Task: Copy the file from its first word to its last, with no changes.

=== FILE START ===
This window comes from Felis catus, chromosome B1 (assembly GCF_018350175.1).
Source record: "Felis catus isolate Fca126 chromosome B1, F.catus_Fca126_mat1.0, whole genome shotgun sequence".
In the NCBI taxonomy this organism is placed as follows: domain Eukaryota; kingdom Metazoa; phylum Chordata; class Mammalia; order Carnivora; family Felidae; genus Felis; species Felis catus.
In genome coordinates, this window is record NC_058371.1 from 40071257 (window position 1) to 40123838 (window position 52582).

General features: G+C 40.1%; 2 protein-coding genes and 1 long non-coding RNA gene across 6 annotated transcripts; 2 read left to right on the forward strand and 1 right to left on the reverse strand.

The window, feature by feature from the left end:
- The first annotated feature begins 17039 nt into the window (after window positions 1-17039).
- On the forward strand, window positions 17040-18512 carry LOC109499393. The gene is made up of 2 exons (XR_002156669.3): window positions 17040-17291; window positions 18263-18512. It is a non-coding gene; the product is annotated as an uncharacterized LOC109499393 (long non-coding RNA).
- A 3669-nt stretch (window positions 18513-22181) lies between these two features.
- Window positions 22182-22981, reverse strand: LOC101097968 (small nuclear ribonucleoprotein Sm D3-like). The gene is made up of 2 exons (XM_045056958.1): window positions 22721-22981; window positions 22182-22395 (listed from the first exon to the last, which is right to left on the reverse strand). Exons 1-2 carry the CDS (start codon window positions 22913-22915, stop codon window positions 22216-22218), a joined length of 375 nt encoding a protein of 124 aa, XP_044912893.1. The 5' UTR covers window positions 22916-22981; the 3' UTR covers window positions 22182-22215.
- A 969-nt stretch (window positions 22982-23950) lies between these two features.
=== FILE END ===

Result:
This window comes from Felis catus, chromosome B1 (assembly GCF_018350175.1).
Source record: "Felis catus isolate Fca126 chromosome B1, F.catus_Fca126_mat1.0, whole genome shotgun sequence".
In the NCBI taxonomy this organism is placed as follows: domain Eukaryota; kingdom Metazoa; phylum Chordata; class Mammalia; order Carnivora; family Felidae; genus Felis; species Felis catus.
In genome coordinates, this window is record NC_058371.1 from 40071257 (window position 1) to 40123838 (window position 52582).

General features: G+C 40.1%; 2 protein-coding genes and 1 long non-coding RNA gene across 6 annotated transcripts; 2 read left to right on the forward strand and 1 right to left on the reverse strand.

The window, feature by feature from the left end:
- The first annotated feature begins 17039 nt into the window (after window positions 1-17039).
- On the forward strand, window positions 17040-18512 carry LOC109499393. The gene is made up of 2 exons (XR_002156669.3): window positions 17040-17291; window positions 18263-18512. It is a non-coding gene; the product is annotated as an uncharacterized LOC109499393 (long non-coding RNA).
- A 3669-nt stretch (window positions 18513-22181) lies between these two features.
- Window positions 22182-22981, reverse strand: LOC101097968 (small nuclear ribonucleoprotein Sm D3-like). The gene is made up of 2 exons (XM_045056958.1): window positions 22721-22981; window positions 22182-22395 (listed from the first exon to the last, which is right to left on the reverse strand). Exons 1-2 carry the CDS (start codon window positions 22913-22915, stop codon window positions 22216-22218), a joined length of 375 nt encoding a protein of 124 aa, XP_044912893.1. The 5' UTR covers window positions 22916-22981; the 3' UTR covers window positions 22182-22215.
- A 969-nt stretch (window positions 22982-23950) lies between these two features.